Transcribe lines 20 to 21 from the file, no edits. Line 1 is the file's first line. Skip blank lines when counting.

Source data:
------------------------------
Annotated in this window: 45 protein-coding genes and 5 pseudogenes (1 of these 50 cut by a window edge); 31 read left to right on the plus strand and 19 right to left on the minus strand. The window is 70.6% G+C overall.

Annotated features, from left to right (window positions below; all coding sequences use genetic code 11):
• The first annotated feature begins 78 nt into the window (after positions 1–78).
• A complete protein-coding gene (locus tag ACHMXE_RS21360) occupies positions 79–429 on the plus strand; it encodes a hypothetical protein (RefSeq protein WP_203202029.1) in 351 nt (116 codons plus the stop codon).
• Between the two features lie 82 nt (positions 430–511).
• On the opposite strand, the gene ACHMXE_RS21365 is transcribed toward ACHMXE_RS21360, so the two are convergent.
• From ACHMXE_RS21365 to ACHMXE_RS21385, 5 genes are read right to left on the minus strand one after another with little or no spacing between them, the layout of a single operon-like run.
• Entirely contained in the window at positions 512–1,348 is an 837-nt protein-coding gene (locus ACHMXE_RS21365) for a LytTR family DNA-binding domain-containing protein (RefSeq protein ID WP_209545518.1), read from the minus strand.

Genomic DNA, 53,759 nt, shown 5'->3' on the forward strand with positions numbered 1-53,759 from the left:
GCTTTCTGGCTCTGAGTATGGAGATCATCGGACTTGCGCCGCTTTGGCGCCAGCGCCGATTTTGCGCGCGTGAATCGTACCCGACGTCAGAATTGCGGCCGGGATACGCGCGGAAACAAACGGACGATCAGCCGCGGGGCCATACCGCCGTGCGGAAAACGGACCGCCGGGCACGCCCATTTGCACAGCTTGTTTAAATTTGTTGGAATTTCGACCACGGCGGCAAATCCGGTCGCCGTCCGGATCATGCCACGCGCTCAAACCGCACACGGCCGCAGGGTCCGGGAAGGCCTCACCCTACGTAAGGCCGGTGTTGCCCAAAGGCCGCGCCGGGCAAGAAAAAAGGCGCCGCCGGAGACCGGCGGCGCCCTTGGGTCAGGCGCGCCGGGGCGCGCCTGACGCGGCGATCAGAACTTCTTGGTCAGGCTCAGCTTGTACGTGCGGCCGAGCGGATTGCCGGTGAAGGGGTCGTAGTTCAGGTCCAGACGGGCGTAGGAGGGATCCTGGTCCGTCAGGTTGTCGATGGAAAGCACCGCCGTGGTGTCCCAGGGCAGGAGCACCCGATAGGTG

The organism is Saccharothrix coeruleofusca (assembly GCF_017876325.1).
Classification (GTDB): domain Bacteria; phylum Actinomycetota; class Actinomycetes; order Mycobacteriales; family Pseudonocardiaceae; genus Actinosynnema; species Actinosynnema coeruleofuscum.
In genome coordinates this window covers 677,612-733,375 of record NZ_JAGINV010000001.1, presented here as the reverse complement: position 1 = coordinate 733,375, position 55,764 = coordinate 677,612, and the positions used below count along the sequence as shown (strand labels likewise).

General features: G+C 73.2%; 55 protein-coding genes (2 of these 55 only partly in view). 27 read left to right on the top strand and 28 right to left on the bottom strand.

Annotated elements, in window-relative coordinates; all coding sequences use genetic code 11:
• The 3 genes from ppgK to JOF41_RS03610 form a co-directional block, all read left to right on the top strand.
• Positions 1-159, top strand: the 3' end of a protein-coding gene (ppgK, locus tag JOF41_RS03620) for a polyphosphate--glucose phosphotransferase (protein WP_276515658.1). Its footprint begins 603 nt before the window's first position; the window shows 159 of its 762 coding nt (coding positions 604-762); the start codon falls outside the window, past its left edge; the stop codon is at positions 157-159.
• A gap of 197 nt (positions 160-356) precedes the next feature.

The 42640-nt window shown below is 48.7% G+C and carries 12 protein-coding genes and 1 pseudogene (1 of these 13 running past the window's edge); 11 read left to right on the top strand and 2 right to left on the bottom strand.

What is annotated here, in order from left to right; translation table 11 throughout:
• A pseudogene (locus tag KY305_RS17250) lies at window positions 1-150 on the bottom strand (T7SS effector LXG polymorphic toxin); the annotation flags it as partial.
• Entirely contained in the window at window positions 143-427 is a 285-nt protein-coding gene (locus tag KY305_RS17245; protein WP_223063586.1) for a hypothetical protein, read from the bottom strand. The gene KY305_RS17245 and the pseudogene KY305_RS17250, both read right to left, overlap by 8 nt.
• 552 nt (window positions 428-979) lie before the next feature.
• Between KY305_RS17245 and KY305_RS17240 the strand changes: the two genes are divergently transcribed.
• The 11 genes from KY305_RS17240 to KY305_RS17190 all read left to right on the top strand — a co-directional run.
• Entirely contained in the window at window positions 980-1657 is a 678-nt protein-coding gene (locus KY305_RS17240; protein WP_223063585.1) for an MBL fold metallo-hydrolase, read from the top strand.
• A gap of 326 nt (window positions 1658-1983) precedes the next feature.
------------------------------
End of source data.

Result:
What is annotated here, in order from left to right; translation table 11 throughout:
• A pseudogene (locus tag KY305_RS17250) lies at window positions 1-150 on the bottom strand (T7SS effector LXG polymorphic toxin); the annotation flags it as partial.